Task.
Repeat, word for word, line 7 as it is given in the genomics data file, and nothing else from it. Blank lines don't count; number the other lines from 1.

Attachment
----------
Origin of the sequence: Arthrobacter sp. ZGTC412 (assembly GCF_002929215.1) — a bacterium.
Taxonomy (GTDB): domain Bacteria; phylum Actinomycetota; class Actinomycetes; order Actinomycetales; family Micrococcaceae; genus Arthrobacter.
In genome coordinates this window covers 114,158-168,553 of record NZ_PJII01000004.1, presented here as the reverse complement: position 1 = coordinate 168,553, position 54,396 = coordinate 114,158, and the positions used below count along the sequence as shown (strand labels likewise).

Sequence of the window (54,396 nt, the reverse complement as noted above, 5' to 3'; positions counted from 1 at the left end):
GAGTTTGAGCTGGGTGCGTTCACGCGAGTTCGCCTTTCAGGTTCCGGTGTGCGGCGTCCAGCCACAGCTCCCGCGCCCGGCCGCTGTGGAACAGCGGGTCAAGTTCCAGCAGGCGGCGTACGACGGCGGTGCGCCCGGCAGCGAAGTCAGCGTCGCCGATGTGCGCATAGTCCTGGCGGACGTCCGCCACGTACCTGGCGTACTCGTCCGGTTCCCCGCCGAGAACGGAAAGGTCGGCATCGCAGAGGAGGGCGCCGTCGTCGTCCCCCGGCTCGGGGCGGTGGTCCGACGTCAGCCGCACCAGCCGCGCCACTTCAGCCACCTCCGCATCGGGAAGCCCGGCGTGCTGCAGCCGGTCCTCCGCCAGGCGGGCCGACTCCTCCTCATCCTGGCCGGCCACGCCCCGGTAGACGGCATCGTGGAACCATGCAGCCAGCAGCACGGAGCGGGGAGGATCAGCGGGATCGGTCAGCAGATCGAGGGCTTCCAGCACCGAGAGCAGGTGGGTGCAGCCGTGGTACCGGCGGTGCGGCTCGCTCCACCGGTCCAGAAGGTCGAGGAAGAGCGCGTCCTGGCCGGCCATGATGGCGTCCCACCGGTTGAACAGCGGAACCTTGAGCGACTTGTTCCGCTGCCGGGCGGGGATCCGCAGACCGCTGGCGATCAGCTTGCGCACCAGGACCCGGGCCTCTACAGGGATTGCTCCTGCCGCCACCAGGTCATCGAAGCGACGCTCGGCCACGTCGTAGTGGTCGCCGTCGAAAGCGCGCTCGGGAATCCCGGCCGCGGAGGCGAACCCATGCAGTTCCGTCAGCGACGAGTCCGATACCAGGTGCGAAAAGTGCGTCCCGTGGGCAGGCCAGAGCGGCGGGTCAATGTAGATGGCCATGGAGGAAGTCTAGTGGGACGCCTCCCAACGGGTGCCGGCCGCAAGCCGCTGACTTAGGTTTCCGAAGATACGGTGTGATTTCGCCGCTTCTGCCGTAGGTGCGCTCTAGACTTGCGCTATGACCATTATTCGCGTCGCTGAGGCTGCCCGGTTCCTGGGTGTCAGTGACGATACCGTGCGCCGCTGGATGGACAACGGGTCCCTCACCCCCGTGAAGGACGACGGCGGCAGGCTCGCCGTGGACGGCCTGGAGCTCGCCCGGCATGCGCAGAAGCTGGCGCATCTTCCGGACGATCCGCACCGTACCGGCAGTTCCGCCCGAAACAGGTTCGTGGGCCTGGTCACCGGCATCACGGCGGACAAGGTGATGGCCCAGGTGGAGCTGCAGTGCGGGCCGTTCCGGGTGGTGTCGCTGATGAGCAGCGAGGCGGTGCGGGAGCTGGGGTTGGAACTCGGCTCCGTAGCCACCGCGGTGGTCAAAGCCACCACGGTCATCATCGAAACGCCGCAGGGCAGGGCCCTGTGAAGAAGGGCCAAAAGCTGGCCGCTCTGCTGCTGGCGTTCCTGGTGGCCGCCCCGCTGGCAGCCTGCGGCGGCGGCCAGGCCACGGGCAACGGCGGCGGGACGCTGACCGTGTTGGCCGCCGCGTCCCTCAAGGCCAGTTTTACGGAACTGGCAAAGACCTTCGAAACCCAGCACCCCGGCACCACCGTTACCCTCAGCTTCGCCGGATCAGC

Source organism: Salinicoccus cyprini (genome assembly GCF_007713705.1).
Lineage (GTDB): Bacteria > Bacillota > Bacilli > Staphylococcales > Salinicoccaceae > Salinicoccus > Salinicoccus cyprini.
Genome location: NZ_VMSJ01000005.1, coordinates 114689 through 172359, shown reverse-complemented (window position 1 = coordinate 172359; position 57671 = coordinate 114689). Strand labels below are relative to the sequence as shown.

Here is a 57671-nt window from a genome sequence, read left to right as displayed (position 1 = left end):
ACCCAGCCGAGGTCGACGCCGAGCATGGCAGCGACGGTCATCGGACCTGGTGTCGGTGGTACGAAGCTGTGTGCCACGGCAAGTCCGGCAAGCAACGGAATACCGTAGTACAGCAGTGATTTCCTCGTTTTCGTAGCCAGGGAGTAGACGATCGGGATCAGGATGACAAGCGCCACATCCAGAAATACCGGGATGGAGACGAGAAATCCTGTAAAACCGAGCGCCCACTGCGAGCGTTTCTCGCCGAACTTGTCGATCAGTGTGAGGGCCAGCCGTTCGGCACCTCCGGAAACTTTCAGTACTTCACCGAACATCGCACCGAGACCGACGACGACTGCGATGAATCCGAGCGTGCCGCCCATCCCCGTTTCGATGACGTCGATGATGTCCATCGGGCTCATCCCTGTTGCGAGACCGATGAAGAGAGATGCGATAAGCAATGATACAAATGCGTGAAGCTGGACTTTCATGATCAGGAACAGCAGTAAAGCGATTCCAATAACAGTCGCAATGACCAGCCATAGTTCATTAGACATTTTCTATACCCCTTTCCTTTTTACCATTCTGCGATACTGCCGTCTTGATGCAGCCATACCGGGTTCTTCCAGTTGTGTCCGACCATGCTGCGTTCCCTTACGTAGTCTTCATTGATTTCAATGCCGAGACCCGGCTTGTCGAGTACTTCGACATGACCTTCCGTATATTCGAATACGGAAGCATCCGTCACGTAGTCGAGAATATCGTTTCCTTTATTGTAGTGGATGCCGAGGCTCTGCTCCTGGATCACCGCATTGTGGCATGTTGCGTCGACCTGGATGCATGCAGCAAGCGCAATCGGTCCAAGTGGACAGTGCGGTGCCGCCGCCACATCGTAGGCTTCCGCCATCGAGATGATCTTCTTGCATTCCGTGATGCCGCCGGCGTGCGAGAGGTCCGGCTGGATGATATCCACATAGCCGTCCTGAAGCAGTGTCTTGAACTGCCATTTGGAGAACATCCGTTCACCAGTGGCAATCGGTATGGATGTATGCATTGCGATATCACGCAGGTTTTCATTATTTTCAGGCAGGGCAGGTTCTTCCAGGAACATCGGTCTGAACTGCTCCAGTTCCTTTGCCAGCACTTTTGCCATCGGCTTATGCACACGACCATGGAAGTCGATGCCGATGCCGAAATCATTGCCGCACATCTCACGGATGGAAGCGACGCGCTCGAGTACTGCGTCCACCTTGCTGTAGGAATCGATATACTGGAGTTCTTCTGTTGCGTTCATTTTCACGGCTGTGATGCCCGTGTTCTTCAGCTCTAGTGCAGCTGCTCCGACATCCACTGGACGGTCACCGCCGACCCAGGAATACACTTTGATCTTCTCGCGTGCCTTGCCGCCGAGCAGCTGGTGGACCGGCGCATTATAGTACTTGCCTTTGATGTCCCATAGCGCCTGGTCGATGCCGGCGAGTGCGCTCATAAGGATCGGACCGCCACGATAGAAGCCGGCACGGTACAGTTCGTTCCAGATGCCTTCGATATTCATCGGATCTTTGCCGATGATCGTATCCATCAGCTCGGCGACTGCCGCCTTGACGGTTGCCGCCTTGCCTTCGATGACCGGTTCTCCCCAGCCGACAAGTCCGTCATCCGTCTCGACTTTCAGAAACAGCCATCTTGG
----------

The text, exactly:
Lineage (GTDB): Bacteria > Bacillota > Bacilli > Staphylococcales > Salinicoccaceae > Salinicoccus > Salinicoccus cyprini.